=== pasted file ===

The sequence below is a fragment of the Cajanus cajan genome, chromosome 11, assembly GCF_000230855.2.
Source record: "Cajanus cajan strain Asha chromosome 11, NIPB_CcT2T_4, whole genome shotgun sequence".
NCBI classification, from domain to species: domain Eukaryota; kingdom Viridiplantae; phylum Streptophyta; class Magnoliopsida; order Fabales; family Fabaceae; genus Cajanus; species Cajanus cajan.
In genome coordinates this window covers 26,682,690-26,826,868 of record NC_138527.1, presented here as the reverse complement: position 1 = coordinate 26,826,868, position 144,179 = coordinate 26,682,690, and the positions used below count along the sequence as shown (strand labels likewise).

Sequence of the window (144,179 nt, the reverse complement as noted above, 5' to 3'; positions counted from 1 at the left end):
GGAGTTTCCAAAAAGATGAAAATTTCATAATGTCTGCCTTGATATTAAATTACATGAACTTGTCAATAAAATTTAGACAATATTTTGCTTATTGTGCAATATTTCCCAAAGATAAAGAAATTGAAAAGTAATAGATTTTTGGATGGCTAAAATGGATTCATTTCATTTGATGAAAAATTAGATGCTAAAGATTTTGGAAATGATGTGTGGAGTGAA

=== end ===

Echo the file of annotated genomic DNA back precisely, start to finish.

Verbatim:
The sequence below is a fragment of the Cajanus cajan genome, chromosome 11, assembly GCF_000230855.2.
Source record: "Cajanus cajan strain Asha chromosome 11, NIPB_CcT2T_4, whole genome shotgun sequence".
NCBI classification, from domain to species: domain Eukaryota; kingdom Viridiplantae; phylum Streptophyta; class Magnoliopsida; order Fabales; family Fabaceae; genus Cajanus; species Cajanus cajan.
In genome coordinates this window covers 26,682,690-26,826,868 of record NC_138527.1, presented here as the reverse complement: position 1 = coordinate 26,826,868, position 144,179 = coordinate 26,682,690, and the positions used below count along the sequence as shown (strand labels likewise).

Sequence of the window (144,179 nt, the reverse complement as noted above, 5' to 3'; positions counted from 1 at the left end):
GGAGTTTCCAAAAAGATGAAAATTTCATAATGTCTGCCTTGATATTAAATTACATGAACTTGTCAATAAAATTTAGACAATATTTTGCTTATTGTGCAATATTTCCCAAAGATAAAGAAATTGAAAAGTAATAGATTTTTGGATGGCTAAAATGGATTCATTTCATTTGATGAAAAATTAGATGCTAAAGATTTTGGAAATGATGTGTGGAGTGAA